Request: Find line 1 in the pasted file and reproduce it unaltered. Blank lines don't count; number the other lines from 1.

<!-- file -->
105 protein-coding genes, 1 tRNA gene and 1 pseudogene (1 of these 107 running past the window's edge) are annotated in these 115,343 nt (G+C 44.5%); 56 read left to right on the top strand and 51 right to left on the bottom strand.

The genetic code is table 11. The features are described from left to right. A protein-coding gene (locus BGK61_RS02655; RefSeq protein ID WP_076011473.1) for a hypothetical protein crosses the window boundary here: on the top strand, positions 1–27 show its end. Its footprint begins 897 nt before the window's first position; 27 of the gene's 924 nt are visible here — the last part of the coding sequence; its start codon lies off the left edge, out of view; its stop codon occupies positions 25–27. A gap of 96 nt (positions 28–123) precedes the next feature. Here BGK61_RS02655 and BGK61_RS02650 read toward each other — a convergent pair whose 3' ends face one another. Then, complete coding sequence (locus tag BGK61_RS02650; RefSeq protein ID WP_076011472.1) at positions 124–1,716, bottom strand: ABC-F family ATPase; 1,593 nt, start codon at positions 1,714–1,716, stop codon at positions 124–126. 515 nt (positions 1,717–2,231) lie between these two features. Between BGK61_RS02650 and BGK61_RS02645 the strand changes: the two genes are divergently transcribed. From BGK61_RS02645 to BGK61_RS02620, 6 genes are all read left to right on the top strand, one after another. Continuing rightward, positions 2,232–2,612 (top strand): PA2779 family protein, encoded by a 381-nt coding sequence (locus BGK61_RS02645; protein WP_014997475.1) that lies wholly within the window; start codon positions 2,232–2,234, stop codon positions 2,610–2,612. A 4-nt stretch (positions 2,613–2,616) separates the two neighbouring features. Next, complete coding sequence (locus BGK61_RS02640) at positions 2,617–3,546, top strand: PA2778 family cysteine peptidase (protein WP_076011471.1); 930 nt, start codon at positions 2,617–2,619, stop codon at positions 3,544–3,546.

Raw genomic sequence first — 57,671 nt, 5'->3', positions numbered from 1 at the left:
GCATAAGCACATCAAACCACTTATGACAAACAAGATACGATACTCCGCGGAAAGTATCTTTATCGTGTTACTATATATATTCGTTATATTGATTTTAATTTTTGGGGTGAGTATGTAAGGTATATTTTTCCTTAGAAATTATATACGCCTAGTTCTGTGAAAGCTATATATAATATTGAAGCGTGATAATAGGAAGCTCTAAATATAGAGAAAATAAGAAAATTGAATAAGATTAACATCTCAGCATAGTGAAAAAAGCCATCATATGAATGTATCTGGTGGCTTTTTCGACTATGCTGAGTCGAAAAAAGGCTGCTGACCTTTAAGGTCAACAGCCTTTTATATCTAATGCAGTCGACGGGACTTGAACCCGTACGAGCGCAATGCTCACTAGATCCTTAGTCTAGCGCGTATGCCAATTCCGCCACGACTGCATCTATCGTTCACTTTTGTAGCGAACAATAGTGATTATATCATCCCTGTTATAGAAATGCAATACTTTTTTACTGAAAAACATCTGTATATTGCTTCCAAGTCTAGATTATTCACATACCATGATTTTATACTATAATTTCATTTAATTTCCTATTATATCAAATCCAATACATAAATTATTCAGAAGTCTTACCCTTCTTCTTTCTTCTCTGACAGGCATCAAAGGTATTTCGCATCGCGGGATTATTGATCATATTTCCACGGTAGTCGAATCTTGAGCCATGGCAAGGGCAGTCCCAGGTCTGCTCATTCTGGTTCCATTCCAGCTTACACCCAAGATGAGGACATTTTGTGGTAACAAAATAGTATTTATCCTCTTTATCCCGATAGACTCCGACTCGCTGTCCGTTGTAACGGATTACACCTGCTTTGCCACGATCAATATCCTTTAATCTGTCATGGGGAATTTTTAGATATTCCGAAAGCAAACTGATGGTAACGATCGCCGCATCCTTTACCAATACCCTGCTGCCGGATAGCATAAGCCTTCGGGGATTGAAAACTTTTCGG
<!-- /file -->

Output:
105 protein-coding genes, 1 tRNA gene and 1 pseudogene (1 of these 107 running past the window's edge) are annotated in these 115,343 nt (G+C 44.5%); 56 read left to right on the top strand and 51 right to left on the bottom strand.